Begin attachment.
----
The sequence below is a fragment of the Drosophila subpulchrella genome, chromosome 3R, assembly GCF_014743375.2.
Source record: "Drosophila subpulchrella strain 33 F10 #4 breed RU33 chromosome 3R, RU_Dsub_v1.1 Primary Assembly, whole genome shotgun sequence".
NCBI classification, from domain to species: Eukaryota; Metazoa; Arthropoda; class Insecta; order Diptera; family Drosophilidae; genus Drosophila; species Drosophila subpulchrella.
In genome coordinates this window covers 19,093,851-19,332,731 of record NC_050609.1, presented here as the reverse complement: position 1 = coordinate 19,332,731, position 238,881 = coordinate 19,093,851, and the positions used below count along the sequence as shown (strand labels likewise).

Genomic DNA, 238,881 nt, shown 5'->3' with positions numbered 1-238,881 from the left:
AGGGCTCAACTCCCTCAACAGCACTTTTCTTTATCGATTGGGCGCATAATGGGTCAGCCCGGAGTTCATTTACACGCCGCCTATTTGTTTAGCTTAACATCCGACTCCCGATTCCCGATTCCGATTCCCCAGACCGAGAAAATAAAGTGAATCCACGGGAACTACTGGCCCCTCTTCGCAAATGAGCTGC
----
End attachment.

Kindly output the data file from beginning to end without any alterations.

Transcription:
The sequence below is a fragment of the Drosophila subpulchrella genome, chromosome 3R, assembly GCF_014743375.2.
Source record: "Drosophila subpulchrella strain 33 F10 #4 breed RU33 chromosome 3R, RU_Dsub_v1.1 Primary Assembly, whole genome shotgun sequence".
NCBI classification, from domain to species: Eukaryota; Metazoa; Arthropoda; class Insecta; order Diptera; family Drosophilidae; genus Drosophila; species Drosophila subpulchrella.
In genome coordinates this window covers 19,093,851-19,332,731 of record NC_050609.1, presented here as the reverse complement: position 1 = coordinate 19,332,731, position 238,881 = coordinate 19,093,851, and the positions used below count along the sequence as shown (strand labels likewise).

Genomic DNA, 238,881 nt, shown 5'->3' with positions numbered 1-238,881 from the left:
AGGGCTCAACTCCCTCAACAGCACTTTTCTTTATCGATTGGGCGCATAATGGGTCAGCCCGGAGTTCATTTACACGCCGCCTATTTGTTTAGCTTAACATCCGACTCCCGATTCCCGATTCCGATTCCCCAGACCGAGAAAATAAAGTGAATCCACGGGAACTACTGGCCCCTCTTCGCAAATGAGCTGC